Monday, November 09, 2009

Winning the WSFA Small Press Award - by Greg Siewert

I found out I was a finalist for the WSFA small press award over the summer, but I didn’t hear that I’d won until two weeks before the ceremony. I’d made the decision not to go simply because I live in California and Washington D.C. is on the other side of the country. I’m a winemaker and when I got the call from Edmund Schubert, the editor for "InterGalactic Medicine Show," I was working for a consulting client who has a micro-winery; he makes Sauvignon Blanc in his converted car port. "I was wondering if you could write something else for me" Edmund said. I didn’t know what he meant and I figured he was talking about a bio or something. Then he told me it was an acceptance speech. I couldn’t believe it.

The journey of "The Absence of Stars" was a weird one. The request for a re-write came long after I’d submitted it and I’d totally forgotten I had anything in submission. It was also a time when I wasn’t very focused on writing. I’m sure any aspiring writer can sympathize with the notion that finding time to write is sometimes the hardest part of the craft. "The Absence of Stars" is a long story, which took me half a year to write. I made the usual circuit of magazine submissions and then put it on the shelf, what else can you do? To find out that the story still had life, and that it was being considered by a magazine owned by Orson Scott Card, was really exciting.

I made it through the re-write process and they accepted it. It wouldn’t be hyperbole to say that if I’m writing 6 months from now, that encouragement out of the blue had a lot to do with it.

The nomination, and then later finding out I was a finalist, was a very gratifying thing. Banging away at something at home can be a pretty isolated experience. There’s no more difficult task than critiquing your own writing, and when you’re in the heat of creating something, how do you know it’s any good? To know that someone read your story and liked it, is a big deal.

I consider myself a "young" writer, but I mean that not in a chronological sense, (turning 36 canned that for me) but in terms of how much I’ve written. I had this idea, as I started writing science fiction, that I wanted to do my "version" of some familiar science fiction sub-genres. My story "God Loves the Infantry" got third place in the "Writer’s of the Future" Contest and represented my take on the "post-apocalypse urban hell-scape" as I envisioned it taking place in California. My unpublished novella "Boneman" was my take on the popular "demon escapes from hell" story. In my version, the demon is the protagonist and is strongly influenced by the super-hero genre. Anyway, this is all to explain that one of the most well-tread topics in science fiction is the "object is heading toward Earth" story. I knew I wanted to write one, and that was: "The Absence of Stars."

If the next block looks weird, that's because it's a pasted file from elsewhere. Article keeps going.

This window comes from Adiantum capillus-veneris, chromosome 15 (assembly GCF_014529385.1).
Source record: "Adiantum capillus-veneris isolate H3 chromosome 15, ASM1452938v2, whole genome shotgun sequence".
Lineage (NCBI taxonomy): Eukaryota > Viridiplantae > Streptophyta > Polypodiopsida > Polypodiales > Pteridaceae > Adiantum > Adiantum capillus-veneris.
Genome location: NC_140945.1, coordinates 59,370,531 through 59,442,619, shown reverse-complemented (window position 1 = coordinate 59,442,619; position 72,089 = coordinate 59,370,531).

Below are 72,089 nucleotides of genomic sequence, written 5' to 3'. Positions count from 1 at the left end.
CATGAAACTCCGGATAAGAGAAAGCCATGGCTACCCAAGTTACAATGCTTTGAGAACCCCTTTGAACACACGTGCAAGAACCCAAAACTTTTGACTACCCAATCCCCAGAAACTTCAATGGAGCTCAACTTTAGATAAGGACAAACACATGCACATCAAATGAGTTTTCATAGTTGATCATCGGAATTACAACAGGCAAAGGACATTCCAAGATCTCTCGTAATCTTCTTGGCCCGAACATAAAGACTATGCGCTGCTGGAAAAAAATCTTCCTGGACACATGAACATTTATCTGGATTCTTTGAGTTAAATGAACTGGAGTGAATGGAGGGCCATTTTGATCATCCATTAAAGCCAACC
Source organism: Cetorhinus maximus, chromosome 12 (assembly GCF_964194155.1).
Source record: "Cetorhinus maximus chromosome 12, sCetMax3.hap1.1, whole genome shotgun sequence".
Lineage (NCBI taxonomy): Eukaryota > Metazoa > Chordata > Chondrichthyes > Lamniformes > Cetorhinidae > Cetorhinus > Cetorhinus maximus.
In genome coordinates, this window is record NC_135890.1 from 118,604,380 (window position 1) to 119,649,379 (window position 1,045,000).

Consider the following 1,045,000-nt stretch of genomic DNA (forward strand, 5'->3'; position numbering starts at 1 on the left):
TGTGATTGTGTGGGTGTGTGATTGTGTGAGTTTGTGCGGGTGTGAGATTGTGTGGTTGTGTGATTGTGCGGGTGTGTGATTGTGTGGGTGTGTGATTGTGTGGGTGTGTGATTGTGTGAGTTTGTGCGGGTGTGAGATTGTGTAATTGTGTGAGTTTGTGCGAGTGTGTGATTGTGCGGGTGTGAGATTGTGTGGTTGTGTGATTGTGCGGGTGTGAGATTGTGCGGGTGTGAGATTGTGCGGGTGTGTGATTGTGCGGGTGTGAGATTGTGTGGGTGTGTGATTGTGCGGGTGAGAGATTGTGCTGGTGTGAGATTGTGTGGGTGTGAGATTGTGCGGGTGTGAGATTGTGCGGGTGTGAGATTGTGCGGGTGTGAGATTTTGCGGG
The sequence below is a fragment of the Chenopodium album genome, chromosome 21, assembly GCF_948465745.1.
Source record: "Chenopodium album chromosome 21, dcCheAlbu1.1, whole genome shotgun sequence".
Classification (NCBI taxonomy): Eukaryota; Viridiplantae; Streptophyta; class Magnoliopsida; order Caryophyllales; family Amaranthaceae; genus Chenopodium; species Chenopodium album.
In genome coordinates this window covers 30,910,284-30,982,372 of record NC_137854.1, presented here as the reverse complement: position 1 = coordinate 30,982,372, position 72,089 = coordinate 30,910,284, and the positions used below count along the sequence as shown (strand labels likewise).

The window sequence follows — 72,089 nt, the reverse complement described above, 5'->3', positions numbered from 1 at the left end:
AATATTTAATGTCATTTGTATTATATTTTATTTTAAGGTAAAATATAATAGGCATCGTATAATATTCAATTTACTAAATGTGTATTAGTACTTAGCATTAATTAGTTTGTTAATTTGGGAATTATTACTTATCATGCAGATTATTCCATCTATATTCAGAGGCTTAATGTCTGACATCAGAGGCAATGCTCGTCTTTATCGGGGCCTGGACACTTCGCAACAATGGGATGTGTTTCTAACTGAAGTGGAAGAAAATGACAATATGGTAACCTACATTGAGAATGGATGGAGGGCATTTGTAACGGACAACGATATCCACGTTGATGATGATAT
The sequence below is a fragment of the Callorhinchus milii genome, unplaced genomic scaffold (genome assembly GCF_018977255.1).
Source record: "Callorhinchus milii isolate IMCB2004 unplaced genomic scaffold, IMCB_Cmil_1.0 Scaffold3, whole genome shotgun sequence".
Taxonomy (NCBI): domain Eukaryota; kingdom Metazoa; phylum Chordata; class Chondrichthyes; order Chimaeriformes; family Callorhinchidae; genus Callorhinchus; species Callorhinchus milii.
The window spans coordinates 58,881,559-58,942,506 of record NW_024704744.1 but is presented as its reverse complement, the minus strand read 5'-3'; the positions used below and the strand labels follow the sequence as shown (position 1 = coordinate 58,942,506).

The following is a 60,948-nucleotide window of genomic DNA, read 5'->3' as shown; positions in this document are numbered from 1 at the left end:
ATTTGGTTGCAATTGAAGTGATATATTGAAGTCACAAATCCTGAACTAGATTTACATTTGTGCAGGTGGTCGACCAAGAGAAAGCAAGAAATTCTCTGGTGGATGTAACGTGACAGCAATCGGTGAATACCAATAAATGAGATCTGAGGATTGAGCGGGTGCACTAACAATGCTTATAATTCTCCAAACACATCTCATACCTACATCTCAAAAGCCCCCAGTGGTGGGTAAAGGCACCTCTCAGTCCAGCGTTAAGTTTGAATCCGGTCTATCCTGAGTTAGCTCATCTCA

I had a few goals in writing this story that I felt would make it my own. First, the idea that the object(s) could be a hailstorm of black holes seemed really exciting. Second, I wanted to make sure that I wouldn’t devote a single word to the consideration of who was and was not worthy of being evacuated. I’m not sure why I find that conversation so annoying and boring but I do. Third, the Earth doesn’t survive. So sad. Not the first story to take this approach but it was important to me. Finally, I’m an amateur physics buff and I wanted to use the story to explore some ideas and air out some opinions of mine about what relativity really means in terms of space exploration.

When I found out I won, I decided to make the trip and I have a confession to make; Capclave was my first science fiction convention. My friends Craig and Mary Beth live in D.C. and I decided that when it comes to writing, life doesn’t always give you a lot of opportunities so you should make the most of any that come along. I didn’t tell anybody that I’d won, not even my family or Craig and Mary Beth. I did this partially because I wasn’t supposed to tell anyone, and partially because I thought it would be more fun to keep my friends in suspense!

Capclave was great. It was really oriented toward writers. Every hour they had seminars in the different rooms of the hotel. I saw one seminar about the future of the space program and also saw an interview with the Guest of Honor; Harry Turtledove.

My friend Craig joined me for the ceremony and--still not having been told that I won--he was terribly excited and surprised at the result. It was really fun accepting the award and taking photos with the other finalists. After, Edmund was kind enough to show me one of the parties in the hotel and I had a fantastic time. I met a bunch of interesting and creative people and It’s a neat feeling to be around people you share a common passion with.

It was quite a bit of travel for such a short stay, but I have no regrets. Like I said earlier, writing is a craft that doesn’t always provide you with much encouragement, and it’s important to take advantage of any positive feedback that you get. Whatever keeps us writing!


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